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6 January 2013

To Wish Impossible Things

"Enjoy the film," said the usher at my local multiplex as he checked my ticket and pointed me in the direction of screen four. I thought it was unlikely, but I just said thanks. I don't think many people will come out of Juan Antonio Bayona's new movie The Impossible and say that they enjoyed the experience, but not because it's a bad film, by any means; far from it, with great acting from Naomi Watts and Tom Holland, who plays one of her on-screen sons, as well as a good performance from Ewan McGregor.

It's just that as well as being compelling, brave and moving, The Impossible is incredibly harrowing for the majority of its 1h55 length. So much so that the aforementioned multiplex really should have selected its lobby music a little more carefully, because after nearly two hours of devastation and intense emotion, the last thing you want is to be bombarded with very loud, very jarring R&B. But I digress.

The Impossible is based on the true story of a Spanish family who were having their Christmas holiday in Thailand when the South Asian tsunami struck. In the movie, the family are British: Watts and McGregor play Maria and Henry Bennett, who have been living in Japan with their three sons, Lucas (Holland), Thomas and Simon. Apart from a little foreshadowing in the form of turbulence on the plane ride to Thailand, the opening few minutes allow us to see the family relaxing and enjoying their Christmas. The boys argue and Henry expresses concerns about his job, but they are happy.

When the tsunami hits, on Boxing Day, the family are at the beach. We see them all being swept away by the waters, but after we watch Maria being thrown around underwater, she surfaces, grabbing onto a palm tree and eventually spotting her eldest son, Lucas, struggling to stay afloat a short distance away. Mother and son reunite but in doing so, an aftershock leaves Maria with a seriously damaged leg. They have no idea where the rest of their family are. Together, they struggle to look for help, although with so much destruction and devastation, it's hard to work out which way to go. Initially, Maria is the strong one, but on seeing how badly his mother is injured, Lucas puts all of his energy into protecting his mother. He wants them to climb up a tall tree for safety, but then they hear the cry of a small child, a little blonde boy—because in the holiday resort depicted in this film, everyone is very fair—who has lost his parents. Lucas wants to press on because his mother has to be his priority, but Maria insists they take the boy with them.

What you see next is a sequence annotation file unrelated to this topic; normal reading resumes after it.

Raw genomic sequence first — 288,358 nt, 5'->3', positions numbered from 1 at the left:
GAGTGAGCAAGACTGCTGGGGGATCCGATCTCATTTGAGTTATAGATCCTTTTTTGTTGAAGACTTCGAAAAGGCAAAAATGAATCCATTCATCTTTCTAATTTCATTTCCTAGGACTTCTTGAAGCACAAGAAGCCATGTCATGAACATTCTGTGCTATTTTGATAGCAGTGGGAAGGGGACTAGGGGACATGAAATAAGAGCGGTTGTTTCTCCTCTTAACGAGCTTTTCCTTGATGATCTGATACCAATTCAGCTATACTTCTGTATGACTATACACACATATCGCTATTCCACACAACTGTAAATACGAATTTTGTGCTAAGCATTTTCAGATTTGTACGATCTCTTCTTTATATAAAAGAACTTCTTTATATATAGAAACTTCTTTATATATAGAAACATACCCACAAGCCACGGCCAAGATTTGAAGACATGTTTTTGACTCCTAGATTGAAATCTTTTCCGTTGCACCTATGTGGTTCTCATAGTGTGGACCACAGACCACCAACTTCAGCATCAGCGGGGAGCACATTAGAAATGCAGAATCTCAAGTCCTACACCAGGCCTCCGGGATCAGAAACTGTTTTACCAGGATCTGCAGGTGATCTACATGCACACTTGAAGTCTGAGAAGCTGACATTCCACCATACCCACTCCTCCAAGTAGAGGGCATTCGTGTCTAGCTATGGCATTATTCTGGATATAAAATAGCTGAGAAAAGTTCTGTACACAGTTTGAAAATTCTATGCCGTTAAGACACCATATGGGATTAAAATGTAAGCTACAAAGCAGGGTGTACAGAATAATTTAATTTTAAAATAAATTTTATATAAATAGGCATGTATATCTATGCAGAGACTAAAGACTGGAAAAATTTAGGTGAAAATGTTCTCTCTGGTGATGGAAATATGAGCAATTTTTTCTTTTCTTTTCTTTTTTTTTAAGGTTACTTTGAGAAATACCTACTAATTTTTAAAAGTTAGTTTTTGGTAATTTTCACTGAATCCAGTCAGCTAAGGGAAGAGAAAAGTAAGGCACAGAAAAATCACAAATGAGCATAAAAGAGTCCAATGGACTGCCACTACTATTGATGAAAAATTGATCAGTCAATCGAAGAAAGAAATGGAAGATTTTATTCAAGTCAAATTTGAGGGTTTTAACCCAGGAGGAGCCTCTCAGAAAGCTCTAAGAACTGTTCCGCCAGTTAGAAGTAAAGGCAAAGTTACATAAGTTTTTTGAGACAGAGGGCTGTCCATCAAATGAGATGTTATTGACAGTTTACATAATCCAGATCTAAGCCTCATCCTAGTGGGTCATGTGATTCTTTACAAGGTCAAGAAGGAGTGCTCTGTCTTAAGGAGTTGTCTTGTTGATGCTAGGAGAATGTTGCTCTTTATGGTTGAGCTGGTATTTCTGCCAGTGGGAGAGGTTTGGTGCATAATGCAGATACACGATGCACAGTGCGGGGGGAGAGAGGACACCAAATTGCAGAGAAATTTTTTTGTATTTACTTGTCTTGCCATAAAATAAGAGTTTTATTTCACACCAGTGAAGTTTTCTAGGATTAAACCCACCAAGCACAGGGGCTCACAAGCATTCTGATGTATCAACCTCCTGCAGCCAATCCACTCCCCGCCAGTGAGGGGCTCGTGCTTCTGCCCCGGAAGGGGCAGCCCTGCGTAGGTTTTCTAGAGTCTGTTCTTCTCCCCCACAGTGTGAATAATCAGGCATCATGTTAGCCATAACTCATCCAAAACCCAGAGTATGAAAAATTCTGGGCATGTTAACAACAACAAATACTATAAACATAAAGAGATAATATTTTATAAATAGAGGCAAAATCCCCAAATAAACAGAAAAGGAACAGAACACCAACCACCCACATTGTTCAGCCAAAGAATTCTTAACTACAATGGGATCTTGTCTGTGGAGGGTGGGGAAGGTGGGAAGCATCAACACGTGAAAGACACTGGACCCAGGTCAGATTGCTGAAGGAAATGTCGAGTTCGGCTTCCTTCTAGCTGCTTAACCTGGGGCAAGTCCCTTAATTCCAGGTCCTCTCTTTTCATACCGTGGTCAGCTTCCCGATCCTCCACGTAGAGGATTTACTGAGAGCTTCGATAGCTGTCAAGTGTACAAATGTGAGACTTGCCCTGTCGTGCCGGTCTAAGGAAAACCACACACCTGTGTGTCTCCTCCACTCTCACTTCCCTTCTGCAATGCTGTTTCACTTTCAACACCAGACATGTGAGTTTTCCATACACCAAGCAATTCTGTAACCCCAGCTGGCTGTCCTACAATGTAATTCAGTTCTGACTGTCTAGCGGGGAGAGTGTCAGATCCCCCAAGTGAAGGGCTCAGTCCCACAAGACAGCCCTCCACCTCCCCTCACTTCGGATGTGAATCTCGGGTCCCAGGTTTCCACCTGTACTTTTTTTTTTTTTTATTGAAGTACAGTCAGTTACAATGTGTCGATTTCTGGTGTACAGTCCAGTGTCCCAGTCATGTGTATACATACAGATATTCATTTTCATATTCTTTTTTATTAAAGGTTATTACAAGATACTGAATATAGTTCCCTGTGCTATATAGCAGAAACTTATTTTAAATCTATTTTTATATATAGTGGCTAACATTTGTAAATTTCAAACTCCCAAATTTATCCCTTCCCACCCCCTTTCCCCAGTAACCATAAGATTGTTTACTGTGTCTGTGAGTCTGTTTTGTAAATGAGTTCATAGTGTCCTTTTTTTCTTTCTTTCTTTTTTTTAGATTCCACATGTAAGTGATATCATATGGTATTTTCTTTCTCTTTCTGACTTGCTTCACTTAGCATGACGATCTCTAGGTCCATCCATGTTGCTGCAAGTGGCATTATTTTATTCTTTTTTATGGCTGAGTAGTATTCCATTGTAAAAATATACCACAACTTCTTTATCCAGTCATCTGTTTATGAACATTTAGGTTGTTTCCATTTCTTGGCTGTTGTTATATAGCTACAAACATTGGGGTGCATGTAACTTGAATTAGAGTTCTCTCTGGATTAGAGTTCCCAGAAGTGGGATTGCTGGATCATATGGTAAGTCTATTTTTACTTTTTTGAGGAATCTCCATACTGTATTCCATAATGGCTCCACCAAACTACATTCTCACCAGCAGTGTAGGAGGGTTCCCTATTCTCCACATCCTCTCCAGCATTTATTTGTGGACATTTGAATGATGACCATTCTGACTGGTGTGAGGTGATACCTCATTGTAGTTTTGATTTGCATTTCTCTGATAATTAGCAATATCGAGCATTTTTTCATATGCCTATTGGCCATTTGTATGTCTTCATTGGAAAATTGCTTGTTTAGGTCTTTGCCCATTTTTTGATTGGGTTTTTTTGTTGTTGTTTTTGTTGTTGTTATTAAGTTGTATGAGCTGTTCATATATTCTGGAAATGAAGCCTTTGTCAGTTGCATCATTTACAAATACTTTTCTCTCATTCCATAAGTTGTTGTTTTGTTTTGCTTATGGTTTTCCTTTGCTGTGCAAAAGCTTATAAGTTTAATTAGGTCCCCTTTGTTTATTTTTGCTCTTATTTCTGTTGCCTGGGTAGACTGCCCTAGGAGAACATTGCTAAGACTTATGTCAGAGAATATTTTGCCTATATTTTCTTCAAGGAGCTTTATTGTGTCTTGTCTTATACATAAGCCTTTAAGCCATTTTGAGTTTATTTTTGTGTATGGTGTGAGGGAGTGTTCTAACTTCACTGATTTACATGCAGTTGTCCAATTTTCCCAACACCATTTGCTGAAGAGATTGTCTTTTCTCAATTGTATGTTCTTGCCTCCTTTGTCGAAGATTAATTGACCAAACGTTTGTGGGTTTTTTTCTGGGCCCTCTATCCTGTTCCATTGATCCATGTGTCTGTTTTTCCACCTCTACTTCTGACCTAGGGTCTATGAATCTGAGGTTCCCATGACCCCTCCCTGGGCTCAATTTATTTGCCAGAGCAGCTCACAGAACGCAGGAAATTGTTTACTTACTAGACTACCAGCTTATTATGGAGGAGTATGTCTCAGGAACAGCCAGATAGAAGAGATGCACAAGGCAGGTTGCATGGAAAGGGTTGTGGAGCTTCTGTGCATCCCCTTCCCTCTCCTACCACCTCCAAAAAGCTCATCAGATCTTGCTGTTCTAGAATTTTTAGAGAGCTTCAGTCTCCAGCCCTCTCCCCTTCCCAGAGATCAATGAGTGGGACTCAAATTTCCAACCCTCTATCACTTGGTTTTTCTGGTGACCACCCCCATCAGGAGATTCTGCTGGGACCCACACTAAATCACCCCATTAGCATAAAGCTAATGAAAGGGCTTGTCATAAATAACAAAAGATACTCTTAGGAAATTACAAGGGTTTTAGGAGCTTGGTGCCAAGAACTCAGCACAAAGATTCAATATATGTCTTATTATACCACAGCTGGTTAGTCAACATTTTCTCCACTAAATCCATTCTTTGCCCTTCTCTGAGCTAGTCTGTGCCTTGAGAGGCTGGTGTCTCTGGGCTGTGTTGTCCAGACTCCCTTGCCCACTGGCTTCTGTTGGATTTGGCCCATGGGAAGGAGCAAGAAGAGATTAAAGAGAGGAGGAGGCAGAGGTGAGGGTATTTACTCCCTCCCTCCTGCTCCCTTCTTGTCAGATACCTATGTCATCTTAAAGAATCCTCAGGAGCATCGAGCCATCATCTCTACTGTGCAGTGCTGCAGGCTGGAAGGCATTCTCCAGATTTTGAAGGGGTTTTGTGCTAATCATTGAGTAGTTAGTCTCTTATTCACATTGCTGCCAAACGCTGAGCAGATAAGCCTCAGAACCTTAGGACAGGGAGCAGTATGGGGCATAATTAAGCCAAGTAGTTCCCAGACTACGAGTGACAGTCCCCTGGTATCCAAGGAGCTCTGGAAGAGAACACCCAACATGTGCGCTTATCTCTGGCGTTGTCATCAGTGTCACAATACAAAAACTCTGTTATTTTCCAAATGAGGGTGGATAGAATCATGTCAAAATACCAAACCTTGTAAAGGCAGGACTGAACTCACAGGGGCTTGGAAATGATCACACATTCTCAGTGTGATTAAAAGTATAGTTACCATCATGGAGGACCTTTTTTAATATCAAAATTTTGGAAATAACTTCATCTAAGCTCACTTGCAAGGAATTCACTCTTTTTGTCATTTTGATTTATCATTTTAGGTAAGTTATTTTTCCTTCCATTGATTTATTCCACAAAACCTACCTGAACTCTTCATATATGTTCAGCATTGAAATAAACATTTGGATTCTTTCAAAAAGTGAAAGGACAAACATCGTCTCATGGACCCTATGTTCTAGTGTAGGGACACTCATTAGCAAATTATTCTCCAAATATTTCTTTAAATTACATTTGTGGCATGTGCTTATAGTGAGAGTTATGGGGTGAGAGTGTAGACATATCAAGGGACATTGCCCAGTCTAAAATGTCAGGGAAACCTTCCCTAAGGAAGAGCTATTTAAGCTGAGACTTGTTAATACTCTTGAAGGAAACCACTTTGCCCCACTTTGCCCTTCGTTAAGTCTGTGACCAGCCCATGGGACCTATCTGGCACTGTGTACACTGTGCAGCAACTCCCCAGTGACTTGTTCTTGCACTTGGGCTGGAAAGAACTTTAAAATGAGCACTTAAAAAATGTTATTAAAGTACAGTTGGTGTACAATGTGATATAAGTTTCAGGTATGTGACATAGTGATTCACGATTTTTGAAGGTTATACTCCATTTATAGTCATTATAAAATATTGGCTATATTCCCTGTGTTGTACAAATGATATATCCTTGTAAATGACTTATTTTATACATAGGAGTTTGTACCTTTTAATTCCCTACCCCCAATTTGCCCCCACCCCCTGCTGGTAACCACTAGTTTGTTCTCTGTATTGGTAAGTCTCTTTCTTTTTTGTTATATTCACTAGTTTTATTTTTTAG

It's hard to say much more without spoiling the film. I hadn't heard of the real Spanish family on whom the story is based, so I didn't know exactly what would happen, although the fact that the story had survived somehow, was something of a clue. Simon Mayo suggested that he film's title was a spoiler of sorts but I don't think that's true. For some reason, The Descent springs to mind, where (spoiler alert) in the original release at least, you think the lead character has managed to achieve what has already been established as an impossible escape, only to discover that actually she hasn't escaped, because we already knew she couldn't get out. So, I think The Impossible's title could either represent bleakness or hope, and doesn't spoil the film.

As I mentioned, there are some great performances in the film, with Tom Holland really standing out as the young teenager forced to become the adult in extraordinary circumstances. He was very convincing, conveying the desperate attempts at bravery interspersed with the fear and despair anyone in such a situation—especially anyone so young—would feel. Naomi Watts probably ought to receive an Oscar nomination for this too, and not just for the "challenge" of being covered in mud, blood and bruises for so much of the film (AKA the Charlize Theron award). The Impossible isn't an enjoyable film; but it's heart-rending, nerve-wracking and very good. Just don't forget to take tissues.

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